This paper examines the tensions created when the indexical components of photographs are compromised by photo editing, in particular, by editing digital photographs of faces for aesthetic purposes. It looks at the particular ethnographic case of profile pictures used by professional Japanese matchmakers and their clients. In exploring the various functions that a profile picture is meant to serve, and the various technologies and professional services available to produce these photographs, I argue that matchmakers and their clients must choose which functions of the photograph to prioritize. In this context, the indexical function of a picture, identified by Peirce—its ability to represent a real person who exists in the world—is at odds with the conative functions of the picture. The conative function of language, as described by Roman Jakobson, is the function that focuses on and affects the addressee. Here, I use it to speak to the ability of a profile picture to appeal to and provoke a reaction in the viewer, specifically, wanting to meet the person represented by the picture. I find that matchmakers’ discourse and practices consistently emphasize the conative function of pictures, even though profile pictures that “misrepresent” the client have known disadvantages for all participants in matchmaking. Ultimately, however, the social power of conatively appealing pictures seems to outweigh faithful indexical linkages to faces. Thus, “bad” or “deceptive” photographs still have meaning and value because of what they can accomplish: helping singles meet each other.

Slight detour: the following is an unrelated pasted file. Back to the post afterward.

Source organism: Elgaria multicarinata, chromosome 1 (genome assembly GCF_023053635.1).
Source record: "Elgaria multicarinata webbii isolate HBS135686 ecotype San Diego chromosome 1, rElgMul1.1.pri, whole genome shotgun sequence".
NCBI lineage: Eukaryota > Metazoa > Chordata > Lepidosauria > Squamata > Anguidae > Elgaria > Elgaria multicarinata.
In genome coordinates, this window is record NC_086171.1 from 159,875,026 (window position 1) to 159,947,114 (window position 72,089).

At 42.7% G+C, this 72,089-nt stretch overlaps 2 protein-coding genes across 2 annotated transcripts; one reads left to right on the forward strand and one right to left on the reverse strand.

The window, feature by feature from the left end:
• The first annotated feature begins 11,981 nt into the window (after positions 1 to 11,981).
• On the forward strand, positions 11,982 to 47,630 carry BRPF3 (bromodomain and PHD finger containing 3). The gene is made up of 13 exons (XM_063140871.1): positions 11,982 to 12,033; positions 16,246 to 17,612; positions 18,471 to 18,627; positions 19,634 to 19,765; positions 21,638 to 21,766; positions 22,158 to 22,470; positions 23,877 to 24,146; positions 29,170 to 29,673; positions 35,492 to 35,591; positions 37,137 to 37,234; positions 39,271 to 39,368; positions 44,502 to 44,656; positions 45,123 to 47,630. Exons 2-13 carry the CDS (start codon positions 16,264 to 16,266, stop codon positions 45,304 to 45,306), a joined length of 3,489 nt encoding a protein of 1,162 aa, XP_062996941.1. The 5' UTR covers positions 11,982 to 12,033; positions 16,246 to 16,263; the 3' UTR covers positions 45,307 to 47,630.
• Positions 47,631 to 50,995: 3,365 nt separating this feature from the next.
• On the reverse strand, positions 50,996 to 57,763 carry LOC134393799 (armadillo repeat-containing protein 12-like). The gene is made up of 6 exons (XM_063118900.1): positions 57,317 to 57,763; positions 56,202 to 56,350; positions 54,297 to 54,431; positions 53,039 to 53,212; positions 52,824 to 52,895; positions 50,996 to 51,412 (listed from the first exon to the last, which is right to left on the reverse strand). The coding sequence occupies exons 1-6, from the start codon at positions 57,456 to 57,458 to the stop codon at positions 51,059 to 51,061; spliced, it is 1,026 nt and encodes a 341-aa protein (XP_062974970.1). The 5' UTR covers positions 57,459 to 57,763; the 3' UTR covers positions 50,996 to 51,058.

|Publication status||Published - 2019|
- visual semiotics
- profile pictures